Brake Pads: Thickness and Types

Having the proper brake pads is a crucial element in keeping your bike performing well and more importantly safe.  Brake pads are the friction surfaces which contact the brake discs (aka brake rotors) in disc brake systems.  Today, brake pads are made of various materials.  

Q: I need to replace my brake pads, what should I look for?

A: If you are purchasing new brake pads, then you will want their friction material to be around 10 to 12 millimeters. This is the standard thickness size that you will see for most new brake pads. When it is about 50,000 miles (more or less) or the thickness of the break pads is 3 to 4 millimeters, it’s time to change them.

Types of brake pads:
1) Organic Brake Pads  - These are economic and made withRubber/Glass. The compound keeps your rotors looking extremely nice and gives you a gentle stop. There are a few drawbacks: the organic brake pads are going to cause a little bit more dust and are going to have to be replaced more frequently than other some metallics or Sintered break pads.

2) Semi-Metallic Brakes Pads -  Is a good choice for a hybrid pad consisting of anywhere between 30% and 65% metal by weight and typically consisting of steel and cooper. These will cost a little bit more than the organic brake pads. The semi-Metallic will still dramatically increase the braking performance over the organic and also give you a much higher thermal threshold due to the metallic content. These pads will have a wider operating range .The drawback is that they are noisier than the organic and will wear down your rotors a little bit faster than organic pads and also produce more dust.

3) Sintered Break Pads - These are considered the gold-standard, the best of the best, and Sintered pads have now become so popular they are released on 99% of motorcycles directly out of the manufacturers. One of the reasons that the manufacturers have opted to equip their bikes with this type, is because they will cover the broadest spectrum of riding conditions. They are made with a fusion of metallic particles under heat and pressure to create a compound that is very resistant to friction. Some brands like EBC(Carbon Enduro) brakes use copper and their blended to achieve the best results. They are also going to last much longer than others. Sintered pads are an extremely good choice if you are going to be riding in varying riding conditions. The drawbacks are the wear and tear on your rotors will be faster and your breaks noisier.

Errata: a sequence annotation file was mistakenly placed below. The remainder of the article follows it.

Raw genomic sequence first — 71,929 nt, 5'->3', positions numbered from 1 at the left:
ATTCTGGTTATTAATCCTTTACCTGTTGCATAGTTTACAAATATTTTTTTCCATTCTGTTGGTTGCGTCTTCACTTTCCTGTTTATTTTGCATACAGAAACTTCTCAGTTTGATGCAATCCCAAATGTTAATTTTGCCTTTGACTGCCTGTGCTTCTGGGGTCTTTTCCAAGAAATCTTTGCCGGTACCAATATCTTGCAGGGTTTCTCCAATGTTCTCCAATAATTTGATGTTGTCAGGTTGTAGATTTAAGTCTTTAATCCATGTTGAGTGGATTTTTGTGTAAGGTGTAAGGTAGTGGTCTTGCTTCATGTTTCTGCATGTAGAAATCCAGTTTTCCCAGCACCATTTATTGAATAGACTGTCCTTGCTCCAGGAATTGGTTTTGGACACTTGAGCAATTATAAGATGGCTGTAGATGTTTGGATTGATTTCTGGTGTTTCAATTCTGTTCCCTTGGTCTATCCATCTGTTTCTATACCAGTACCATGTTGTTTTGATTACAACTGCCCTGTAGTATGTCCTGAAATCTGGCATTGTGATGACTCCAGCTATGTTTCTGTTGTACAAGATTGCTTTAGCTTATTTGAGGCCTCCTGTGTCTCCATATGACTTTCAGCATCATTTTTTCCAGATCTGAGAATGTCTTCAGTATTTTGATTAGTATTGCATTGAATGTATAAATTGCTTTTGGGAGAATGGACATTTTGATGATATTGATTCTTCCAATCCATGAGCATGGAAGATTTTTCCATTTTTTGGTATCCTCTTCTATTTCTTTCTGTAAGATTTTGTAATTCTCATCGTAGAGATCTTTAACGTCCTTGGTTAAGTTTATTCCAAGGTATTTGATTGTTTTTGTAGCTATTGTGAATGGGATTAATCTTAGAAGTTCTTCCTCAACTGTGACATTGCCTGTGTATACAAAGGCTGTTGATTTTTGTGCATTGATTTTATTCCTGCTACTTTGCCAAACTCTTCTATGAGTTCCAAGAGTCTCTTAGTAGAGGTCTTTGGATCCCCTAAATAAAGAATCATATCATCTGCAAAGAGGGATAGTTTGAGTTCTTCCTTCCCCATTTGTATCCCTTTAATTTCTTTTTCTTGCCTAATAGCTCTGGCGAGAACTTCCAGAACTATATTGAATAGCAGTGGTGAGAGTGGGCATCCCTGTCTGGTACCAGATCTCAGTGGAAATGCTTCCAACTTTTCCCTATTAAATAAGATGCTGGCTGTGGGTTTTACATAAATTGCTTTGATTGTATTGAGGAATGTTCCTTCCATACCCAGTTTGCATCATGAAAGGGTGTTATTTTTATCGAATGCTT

Be sure to inspect your breaks now while you’re not riding during the winter so that you’ll be safe for the next riding season.

Ride like a girl.  Be responsible.

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Brake Fluid Types

Q: What does brake fluid actually do?

A: Brake fluid’s main function is transmitting pressure from the brake lever /pedal on the right foot through the brake lines. It then goes to the caliper which pushes the brake pads. The brake fluid needs to be non compressible to transfer the force with efficiency and needs to have a low viscosity in order to be compatible with the ABS feature, if your motorcycle has that.

Behind the scenes:
Brake fluid is needed to lubricate the seals in the master cylinder and caliper seals. It also has to offer corrosion resistance and it needs to have a high boiling point. Brake fluids have different types: DOT3,DOT4,DOT5.1. They are Glycol Based and can be mixed together. DOT5 is silicone and can never mix with any other type. The Glycol Based brake fluid(DOT3,4,5.1) has hygroscopicity meaning it has the tendency to attract and absorb water from the air. This causes the break fluid to have less life. It can also cause damage on painted surfaces so must be handled carefully.

The Hydrophobic DOT 5 has the tendency to repel water, it does not attract moisture. It has a much longer life and doesn’t damage painted surfaces. The disadvantages of this type are that it is expensive and its compressibility, and viscosity make it unsuitable for modern motorcycles. So why does it exist? Primarily for military proposes and for those motorcycles that stay sitting for long periods of time.

Important Note:
You need to flush your brake fluid every 2 or 3 years or every 25,000 miles. This is to avoid your brakes going soft, getting sluggish and losing brake efficiency.

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Fuel Stabilizer for Winter

Rust never sleeps, and gasoline doesn’t keep.  Put fuel stabilizer in your tank so the fuel doesn't break down in your tank and in your fuel lines.

Q: How much fuel stabilizer should I use?

A: Stabilizer should be added at 1 ounce per 2.5 liters or half gallon of fuel for proper protection. Generally, you only need to stabilize fuel if you won’t use it up within two months. Carbureted bikes should still be run every couple of weeks, and stabilizers work best when you mix them with new gasoline. They are ineffective at slowing the degradation of old gas and they can’t return contaminated gas to working order. After adding the stabilizer fuel in your tank, let the bike run for 15 minutes so the stabilizer gets a chance to run through your fuel system.

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